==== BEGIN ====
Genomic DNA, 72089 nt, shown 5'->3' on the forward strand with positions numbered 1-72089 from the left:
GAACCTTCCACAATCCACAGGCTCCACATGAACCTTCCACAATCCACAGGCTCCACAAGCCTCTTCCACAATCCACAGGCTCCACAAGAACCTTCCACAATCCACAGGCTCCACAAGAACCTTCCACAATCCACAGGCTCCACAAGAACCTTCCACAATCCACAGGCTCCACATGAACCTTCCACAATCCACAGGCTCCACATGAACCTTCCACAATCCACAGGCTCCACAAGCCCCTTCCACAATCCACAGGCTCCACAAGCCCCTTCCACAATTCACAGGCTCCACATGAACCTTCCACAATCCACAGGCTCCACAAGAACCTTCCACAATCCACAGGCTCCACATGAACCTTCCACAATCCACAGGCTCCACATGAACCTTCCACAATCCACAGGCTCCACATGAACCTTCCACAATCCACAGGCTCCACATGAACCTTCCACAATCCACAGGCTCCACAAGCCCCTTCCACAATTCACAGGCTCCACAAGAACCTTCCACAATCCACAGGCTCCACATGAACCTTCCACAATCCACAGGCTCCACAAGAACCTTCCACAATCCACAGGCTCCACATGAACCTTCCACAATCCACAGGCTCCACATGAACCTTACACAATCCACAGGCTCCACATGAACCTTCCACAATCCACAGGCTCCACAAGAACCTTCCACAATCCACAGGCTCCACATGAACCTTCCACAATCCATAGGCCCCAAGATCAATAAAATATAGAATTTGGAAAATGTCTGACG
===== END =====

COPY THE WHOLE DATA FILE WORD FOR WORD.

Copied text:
Genomic DNA, 72089 nt, shown 5'->3' on the forward strand with positions numbered 1-72089 from the left:
GAACCTTCCACAATCCACAGGCTCCACATGAACCTTCCACAATCCACAGGCTCCACAAGCCTCTTCCACAATCCACAGGCTCCACAAGAACCTTCCACAATCCACAGGCTCCACAAGAACCTTCCACAATCCACAGGCTCCACAAGAACCTTCCACAATCCACAGGCTCCACATGAACCTTCCACAATCCACAGGCTCCACATGAACCTTCCACAATCCACAGGCTCCACAAGCCCCTTCCACAATCCACAGGCTCCACAAGCCCCTTCCACAATTCACAGGCTCCACATGAACCTTCCACAATCCACAGGCTCCACAAGAACCTTCCACAATCCACAGGCTCCACATGAACCTTCCACAATCCACAGGCTCCACATGAACCTTCCACAATCCACAGGCTCCACATGAACCTTCCACAATCCACAGGCTCCACATGAACCTTCCACAATCCACAGGCTCCACAAGCCCCTTCCACAATTCACAGGCTCCACAAGAACCTTCCACAATCCACAGGCTCCACATGAACCTTCCACAATCCACAGGCTCCACAAGAACCTTCCACAATCCACAGGCTCCACATGAACCTTCCACAATCCACAGGCTCCACATGAACCTTACACAATCCACAGGCTCCACATGAACCTTCCACAATCCACAGGCTCCACAAGAACCTTCCACAATCCACAGGCTCCACATGAACCTTCCACAATCCATAGGCCCCAAGATCAATAAAATATAGAATTTGGAAAATGTCTGACG